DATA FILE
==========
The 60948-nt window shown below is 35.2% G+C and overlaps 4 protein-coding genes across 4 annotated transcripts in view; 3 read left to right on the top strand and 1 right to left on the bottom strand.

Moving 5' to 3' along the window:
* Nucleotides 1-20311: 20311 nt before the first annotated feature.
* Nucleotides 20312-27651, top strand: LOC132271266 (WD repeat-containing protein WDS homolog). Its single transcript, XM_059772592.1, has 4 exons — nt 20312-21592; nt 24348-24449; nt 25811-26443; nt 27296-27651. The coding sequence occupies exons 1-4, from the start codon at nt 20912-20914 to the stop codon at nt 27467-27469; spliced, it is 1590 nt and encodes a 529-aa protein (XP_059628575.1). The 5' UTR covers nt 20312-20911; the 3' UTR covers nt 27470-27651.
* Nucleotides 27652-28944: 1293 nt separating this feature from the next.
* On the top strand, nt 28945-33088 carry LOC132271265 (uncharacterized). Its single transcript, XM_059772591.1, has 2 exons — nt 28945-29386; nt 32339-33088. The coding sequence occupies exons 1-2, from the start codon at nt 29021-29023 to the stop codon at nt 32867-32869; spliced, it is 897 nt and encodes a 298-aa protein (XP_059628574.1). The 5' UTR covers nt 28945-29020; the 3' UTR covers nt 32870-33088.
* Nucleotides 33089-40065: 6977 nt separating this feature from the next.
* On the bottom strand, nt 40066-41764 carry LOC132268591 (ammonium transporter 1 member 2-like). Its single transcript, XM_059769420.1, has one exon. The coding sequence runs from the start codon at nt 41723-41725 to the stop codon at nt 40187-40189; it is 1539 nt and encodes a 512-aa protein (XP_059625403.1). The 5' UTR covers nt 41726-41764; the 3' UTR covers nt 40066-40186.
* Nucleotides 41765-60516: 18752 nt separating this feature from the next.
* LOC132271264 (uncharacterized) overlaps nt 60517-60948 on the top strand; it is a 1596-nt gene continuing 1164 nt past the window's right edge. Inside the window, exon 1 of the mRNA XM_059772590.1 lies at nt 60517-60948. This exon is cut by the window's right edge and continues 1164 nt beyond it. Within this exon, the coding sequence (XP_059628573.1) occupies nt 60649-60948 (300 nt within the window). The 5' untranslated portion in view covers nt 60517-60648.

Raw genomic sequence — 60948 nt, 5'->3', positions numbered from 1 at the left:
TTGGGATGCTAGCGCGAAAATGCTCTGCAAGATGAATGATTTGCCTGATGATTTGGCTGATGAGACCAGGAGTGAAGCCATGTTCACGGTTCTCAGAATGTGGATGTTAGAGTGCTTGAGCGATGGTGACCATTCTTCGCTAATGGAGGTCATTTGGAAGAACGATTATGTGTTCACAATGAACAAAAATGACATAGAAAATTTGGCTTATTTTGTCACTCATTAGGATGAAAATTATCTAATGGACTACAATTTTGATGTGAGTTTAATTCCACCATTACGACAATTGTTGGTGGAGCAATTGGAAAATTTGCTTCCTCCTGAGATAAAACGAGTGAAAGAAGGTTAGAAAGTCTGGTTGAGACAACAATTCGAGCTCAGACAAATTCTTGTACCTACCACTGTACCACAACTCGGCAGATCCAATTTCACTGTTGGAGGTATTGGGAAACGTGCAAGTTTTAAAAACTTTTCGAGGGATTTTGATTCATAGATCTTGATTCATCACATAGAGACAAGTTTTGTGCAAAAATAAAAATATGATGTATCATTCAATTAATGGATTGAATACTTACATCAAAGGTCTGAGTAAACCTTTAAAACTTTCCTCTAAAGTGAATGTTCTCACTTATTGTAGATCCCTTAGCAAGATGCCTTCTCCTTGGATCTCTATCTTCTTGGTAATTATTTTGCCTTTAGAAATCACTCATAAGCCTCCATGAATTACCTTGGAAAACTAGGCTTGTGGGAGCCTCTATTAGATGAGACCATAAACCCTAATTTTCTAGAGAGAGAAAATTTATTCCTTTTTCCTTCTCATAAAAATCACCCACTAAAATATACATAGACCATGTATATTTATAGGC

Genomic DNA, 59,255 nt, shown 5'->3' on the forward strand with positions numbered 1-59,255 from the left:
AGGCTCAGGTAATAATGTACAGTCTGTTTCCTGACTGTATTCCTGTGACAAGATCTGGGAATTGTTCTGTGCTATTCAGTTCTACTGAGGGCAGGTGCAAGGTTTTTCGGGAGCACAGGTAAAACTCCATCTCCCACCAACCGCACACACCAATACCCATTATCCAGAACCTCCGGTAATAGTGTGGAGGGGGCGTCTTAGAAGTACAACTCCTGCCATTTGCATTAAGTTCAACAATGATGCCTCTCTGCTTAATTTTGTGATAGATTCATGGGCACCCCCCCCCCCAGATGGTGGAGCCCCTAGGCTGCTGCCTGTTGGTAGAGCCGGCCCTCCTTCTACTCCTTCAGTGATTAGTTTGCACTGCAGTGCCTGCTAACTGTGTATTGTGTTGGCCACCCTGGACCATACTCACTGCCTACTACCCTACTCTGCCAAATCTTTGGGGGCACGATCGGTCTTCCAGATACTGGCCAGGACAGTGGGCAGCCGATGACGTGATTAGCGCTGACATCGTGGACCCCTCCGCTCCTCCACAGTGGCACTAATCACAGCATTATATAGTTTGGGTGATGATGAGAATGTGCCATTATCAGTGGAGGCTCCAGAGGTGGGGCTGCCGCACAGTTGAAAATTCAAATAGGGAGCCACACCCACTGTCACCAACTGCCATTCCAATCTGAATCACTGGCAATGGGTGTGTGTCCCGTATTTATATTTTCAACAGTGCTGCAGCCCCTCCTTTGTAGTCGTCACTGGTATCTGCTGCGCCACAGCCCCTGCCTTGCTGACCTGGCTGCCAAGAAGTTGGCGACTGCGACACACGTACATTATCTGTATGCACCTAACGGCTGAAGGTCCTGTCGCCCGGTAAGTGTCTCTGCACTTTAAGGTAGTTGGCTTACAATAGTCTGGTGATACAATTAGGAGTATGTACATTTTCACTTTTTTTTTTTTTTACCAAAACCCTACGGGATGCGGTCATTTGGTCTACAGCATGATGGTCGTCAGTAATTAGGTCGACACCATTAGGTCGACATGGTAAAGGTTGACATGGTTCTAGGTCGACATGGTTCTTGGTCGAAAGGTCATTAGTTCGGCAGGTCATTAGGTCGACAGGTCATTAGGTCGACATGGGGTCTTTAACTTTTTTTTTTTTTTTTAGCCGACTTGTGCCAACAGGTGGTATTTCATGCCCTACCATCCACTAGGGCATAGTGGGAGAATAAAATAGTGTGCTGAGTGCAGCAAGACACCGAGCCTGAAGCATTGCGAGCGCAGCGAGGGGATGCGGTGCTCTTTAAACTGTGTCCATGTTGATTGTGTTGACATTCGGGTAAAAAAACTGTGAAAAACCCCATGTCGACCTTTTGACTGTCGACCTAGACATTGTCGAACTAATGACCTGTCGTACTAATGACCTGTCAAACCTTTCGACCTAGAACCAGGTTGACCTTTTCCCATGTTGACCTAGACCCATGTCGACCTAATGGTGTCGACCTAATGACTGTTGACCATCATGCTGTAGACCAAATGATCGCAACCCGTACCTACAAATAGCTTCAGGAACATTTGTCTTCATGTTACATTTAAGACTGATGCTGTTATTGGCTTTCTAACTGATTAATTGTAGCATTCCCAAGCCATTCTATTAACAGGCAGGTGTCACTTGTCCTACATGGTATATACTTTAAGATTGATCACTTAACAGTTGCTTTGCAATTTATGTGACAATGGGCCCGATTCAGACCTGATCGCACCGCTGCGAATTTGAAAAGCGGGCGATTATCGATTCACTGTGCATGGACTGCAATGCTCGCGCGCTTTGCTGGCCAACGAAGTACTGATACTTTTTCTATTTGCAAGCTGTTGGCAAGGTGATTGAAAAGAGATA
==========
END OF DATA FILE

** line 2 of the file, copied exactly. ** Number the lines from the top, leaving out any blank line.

Moving 5' to 3' along the window: